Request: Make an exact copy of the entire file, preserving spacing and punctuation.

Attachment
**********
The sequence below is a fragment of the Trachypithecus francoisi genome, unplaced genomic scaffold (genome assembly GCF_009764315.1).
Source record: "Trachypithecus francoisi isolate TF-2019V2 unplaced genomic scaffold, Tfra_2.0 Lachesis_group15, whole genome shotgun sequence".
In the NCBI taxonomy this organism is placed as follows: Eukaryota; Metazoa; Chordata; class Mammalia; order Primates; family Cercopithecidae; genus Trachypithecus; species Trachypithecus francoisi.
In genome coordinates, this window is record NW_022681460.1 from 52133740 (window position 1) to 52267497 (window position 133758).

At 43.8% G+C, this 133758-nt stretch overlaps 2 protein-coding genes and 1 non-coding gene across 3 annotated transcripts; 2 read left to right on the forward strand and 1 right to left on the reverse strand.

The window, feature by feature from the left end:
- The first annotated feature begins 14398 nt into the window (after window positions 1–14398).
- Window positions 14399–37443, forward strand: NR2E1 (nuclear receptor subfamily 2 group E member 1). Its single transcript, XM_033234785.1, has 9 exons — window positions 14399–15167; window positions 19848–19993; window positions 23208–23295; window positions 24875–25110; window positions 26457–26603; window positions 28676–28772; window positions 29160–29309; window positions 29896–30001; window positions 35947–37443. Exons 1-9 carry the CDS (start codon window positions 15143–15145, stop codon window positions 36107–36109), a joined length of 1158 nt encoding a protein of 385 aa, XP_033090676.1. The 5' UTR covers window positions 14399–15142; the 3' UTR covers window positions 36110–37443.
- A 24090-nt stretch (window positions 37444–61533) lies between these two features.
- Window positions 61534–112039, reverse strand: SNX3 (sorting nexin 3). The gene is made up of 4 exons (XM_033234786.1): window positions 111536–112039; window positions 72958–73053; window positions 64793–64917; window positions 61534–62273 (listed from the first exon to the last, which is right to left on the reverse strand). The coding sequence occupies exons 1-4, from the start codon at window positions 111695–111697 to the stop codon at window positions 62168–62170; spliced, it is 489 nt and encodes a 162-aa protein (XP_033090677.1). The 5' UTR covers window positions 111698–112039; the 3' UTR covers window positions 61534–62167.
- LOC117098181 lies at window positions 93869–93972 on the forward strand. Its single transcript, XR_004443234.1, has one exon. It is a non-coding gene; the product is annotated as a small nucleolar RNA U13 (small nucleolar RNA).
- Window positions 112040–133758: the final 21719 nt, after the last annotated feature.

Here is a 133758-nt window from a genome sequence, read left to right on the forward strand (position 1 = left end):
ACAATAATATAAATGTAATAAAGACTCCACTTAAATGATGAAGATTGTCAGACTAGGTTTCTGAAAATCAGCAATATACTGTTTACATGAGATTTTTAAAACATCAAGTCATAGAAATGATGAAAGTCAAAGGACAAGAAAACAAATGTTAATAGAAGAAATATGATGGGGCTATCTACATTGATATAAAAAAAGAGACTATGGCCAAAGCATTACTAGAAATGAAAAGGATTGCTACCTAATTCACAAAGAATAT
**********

The sequence below is a fragment of the Trachypithecus francoisi genome, unplaced genomic scaffold (genome assembly GCF_009764315.1).
Source record: "Trachypithecus francoisi isolate TF-2019V2 unplaced genomic scaffold, Tfra_2.0 Lachesis_group15, whole genome shotgun sequence".
In the NCBI taxonomy this organism is placed as follows: Eukaryota; Metazoa; Chordata; class Mammalia; order Primates; family Cercopithecidae; genus Trachypithecus; species Trachypithecus francoisi.
In genome coordinates, this window is record NW_022681460.1 from 52133740 (window position 1) to 52267497 (window position 133758).

At 43.8% G+C, this 133758-nt stretch overlaps 2 protein-coding genes and 1 non-coding gene across 3 annotated transcripts; 2 read left to right on the forward strand and 1 right to left on the reverse strand.

The window, feature by feature from the left end:
- The first annotated feature begins 14398 nt into the window (after window positions 1–14398).
- Window positions 14399–37443, forward strand: NR2E1 (nuclear receptor subfamily 2 group E member 1). Its single transcript, XM_033234785.1, has 9 exons — window positions 14399–15167; window positions 19848–19993; window positions 23208–23295; window positions 24875–25110; window positions 26457–26603; window positions 28676–28772; window positions 29160–29309; window positions 29896–30001; window positions 35947–37443. Exons 1-9 carry the CDS (start codon window positions 15143–15145, stop codon window positions 36107–36109), a joined length of 1158 nt encoding a protein of 385 aa, XP_033090676.1. The 5' UTR covers window positions 14399–15142; the 3' UTR covers window positions 36110–37443.
- A 24090-nt stretch (window positions 37444–61533) lies between these two features.
- Window positions 61534–112039, reverse strand: SNX3 (sorting nexin 3). The gene is made up of 4 exons (XM_033234786.1): window positions 111536–112039; window positions 72958–73053; window positions 64793–64917; window positions 61534–62273 (listed from the first exon to the last, which is right to left on the reverse strand). The coding sequence occupies exons 1-4, from the start codon at window positions 111695–111697 to the stop codon at window positions 62168–62170; spliced, it is 489 nt and encodes a 162-aa protein (XP_033090677.1). The 5' UTR covers window positions 111698–112039; the 3' UTR covers window positions 61534–62167.
- LOC117098181 lies at window positions 93869–93972 on the forward strand. Its single transcript, XR_004443234.1, has one exon. It is a non-coding gene; the product is annotated as a small nucleolar RNA U13 (small nucleolar RNA).
- Window positions 112040–133758: the final 21719 nt, after the last annotated feature.

Here is a 133758-nt window from a genome sequence, read left to right on the forward strand (position 1 = left end):
ACAATAATATAAATGTAATAAAGACTCCACTTAAATGATGAAGATTGTCAGACTAGGTTTCTGAAAATCAGCAATATACTGTTTACATGAGATTTTTAAAACATCAAGTCATAGAAATGATGAAAGTCAAAGGACAAGAAAACAAATGTTAATAGAAGAAATATGATGGGGCTATCTACATTGATATAAAAAAAGAGACTATGGCCAAAGCATTACTAGAAATGAAAAGGATTGCTACCTAATTCACAAAGAATAT